I’m stuck at home with the world’s most boring dose of the flu, I’ve a slight fever, a slight stuffy nose, and slight sore throat, a slight headache, and leaving the house makes everything worse - so, not going to work, not taking the dog out much, not exercising, but not sick enough to be tired at night. This is my second night with insomnia, I stayed up all Sunday night and finally got to bed around midday yesterday. I aim for 6am today.
So, time to catch up with what I’ve been reading lately. I’m going to go backwards, just because.
( Read more...Collapse )
And tonight’s topic for burbling is: Enough with YA already! SF has been swept with YA books lately, they are all that people talk about, all that people nominate, I’m at the stage that if a review contains the word ‘enchanting’ I put the book on my Do Not Read list. I admit (and have admitted for years) that I read for escape, but it’s not something to be proud of for fuck’s sake! I just get embarrassed hearing about other people delighting in their inner child.
Rushing off on a tangent now, but I think that this kind of contrived delight, especially among western women who are old enough to know better, will be one of the things that will come to characterise our age. Oddly enough, that and the kind of attitude that considers us as far more worldly-wise than our grandparents, because, you know, we don’t get horrified meeting homosexuals.* Ignoring that maybe the wars that they have seen might maybe count as experiences of the real world that we haven’t had.**
And then I get a creepy feeling, because these two characteristics, if you like, could also be applied to society in the early part of the twentieth century before the First World War changed everything. And then I try not to think about the very big, very insane country two hundred kilometres away from me, and the kind of things that are happening in the Caucasus region all the time.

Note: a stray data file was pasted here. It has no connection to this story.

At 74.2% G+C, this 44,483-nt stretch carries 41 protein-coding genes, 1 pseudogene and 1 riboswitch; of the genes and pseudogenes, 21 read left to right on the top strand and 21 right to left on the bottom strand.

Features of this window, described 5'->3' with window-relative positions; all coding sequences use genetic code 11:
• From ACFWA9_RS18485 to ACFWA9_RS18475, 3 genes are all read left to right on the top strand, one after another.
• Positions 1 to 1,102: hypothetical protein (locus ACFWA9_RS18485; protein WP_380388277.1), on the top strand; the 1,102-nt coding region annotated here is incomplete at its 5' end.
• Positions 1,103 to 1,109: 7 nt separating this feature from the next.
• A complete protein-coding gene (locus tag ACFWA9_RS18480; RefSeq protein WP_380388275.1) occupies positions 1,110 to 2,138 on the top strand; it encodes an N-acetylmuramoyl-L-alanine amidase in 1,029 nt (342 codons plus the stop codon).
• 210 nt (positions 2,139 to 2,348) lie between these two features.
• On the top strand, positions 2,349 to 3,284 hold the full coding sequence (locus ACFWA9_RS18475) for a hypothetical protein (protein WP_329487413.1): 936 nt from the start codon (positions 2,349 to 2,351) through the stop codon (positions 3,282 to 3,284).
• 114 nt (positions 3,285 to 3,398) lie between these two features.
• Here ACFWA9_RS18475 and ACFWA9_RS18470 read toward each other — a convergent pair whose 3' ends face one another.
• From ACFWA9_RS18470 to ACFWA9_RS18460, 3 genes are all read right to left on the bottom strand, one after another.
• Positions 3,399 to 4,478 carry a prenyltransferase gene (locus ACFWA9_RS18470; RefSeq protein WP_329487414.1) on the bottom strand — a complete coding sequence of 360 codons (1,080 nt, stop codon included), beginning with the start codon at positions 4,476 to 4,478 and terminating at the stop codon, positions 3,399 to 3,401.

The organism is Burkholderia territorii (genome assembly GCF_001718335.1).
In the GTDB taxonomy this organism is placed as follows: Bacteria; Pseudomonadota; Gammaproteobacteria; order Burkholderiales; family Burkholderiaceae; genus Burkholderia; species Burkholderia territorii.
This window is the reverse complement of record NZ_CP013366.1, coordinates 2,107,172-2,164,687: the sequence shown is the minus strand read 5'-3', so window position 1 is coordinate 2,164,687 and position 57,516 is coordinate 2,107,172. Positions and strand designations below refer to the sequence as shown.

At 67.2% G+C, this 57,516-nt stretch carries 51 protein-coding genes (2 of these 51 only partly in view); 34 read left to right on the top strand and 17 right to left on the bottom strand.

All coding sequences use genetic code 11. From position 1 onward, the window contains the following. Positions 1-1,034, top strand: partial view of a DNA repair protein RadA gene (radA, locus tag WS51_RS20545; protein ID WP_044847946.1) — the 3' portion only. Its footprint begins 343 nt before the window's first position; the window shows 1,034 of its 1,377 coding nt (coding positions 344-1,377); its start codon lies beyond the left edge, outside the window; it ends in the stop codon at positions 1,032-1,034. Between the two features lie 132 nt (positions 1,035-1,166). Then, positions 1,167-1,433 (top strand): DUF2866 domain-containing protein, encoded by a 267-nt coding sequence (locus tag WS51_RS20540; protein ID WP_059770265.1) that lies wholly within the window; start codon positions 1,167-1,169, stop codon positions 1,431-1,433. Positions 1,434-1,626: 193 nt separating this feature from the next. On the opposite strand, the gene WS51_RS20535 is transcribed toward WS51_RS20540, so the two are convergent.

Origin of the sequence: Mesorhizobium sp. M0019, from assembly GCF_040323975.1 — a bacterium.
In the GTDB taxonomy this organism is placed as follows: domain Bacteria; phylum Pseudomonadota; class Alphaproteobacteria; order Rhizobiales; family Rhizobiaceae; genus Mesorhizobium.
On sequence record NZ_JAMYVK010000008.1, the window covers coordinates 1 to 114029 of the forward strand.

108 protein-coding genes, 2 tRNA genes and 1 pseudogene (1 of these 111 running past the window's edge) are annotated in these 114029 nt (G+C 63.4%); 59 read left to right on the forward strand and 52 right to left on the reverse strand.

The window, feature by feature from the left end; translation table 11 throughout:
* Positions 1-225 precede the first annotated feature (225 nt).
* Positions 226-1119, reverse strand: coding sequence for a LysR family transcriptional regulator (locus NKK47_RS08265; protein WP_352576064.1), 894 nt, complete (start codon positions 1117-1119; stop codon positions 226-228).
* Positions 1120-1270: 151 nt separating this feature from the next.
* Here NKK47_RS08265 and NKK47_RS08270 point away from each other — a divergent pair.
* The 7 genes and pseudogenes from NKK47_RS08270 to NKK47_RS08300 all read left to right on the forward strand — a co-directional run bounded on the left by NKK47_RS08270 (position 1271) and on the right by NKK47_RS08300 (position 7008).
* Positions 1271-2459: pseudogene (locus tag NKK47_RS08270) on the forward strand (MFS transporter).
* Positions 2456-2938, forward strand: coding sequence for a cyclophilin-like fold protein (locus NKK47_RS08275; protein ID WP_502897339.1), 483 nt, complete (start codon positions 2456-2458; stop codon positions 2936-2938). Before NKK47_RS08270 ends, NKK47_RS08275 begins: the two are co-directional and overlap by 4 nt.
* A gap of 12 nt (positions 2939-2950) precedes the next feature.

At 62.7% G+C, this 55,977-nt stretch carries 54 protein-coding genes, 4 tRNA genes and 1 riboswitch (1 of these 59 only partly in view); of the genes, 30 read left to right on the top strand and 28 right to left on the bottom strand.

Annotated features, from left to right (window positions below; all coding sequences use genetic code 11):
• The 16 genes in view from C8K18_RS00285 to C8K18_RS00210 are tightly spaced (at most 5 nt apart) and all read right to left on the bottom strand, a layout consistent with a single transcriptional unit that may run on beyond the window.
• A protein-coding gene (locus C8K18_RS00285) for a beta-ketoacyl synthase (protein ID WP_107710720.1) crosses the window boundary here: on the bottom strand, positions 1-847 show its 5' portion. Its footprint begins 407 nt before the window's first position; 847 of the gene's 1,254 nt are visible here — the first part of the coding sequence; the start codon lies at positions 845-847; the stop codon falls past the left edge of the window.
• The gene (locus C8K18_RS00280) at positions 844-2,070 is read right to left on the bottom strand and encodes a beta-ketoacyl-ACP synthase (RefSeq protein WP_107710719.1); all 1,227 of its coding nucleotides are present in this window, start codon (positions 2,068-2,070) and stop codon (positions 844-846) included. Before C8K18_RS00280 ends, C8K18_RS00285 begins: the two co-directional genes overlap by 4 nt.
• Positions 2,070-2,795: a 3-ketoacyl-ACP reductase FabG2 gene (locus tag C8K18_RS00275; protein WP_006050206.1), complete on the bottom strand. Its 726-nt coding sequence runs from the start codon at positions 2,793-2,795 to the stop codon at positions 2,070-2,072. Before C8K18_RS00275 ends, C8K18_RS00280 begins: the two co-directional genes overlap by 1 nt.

One really interesting thing is that if you watch post-War films (especially Finnish ones, the Finns had a horrible time in WW2) they are mostly light-hearted bits of fluff, singing and dancing, people speaking very properly to camera. They have happy endings, the ‘baddies’ aren’t very bad, and they just make the audience smile. They’re the equivalent of YA novels, and the opposite of the kind of gritty realism that is popular in film now. And we judge the audiences who watched those films as inferior to us, because this is what they have left us. And we forget that they’ve had enough of gritty reality shoved in their faces, and they were looking for entertainment to forget.
Right! Enough lecturing and pontificating. Time to post, read the web, and maybe go to bed at some point soon...
* It makes us more liberal, and more tolerant, which are good things, but we have more time and money and can afford to be tolerant. I just really hope that this survives into the future. I’m depressing myself now.
** No, I’m sorry, wars fought against countries that have not one single hope of taking over your homeland do not compare to conscription, rationing, and the just outright fighting in the streets and cities that
I’ve been finding it hard lately to not smoke, tempted to bum a cigarette or even go out to buy my own. When I quit last year, I found a lot of the so-called benefits to be untrue (unsurprisingly, given how anti-smoking society is) - my skin got much drier, the world smelt a worse (I’ve always had a really sensitive sense of smell), and I was sick for most of the winter. When I started cycling to work in the spring, I found that my lungs seemed to burn just as badly at the end of the journey, and it took me several months to get my speed and average journey time back to the level it was at when I smoked.
But there are advantages, and to encourage myself to stay a nonsmoker I’ll list them:
- I don’t have a constant cough, nor need to keep on clearing my throat
- I don’t feel self-conscious around nonsmokers about how I smell
- though my skin is drier, it wasn’t exactly dry to start with, and now after moisturizing it looks much healthier than before
- I can sit in a three hour meeting without fidgeting, and can face long journeys without having to work out when I can next smoke
- my teeth are much much whiter now --> this is because of all the gum I chew, I think, instead of any lack of nicotine
- now that I’m fit, I’m fitter than I could be as a smoker, my lung capacity is greater, and I probably feel much better
- I can be quite cutting to the smug anti-smokers
- My neighbour smiles at me instead of scowls at me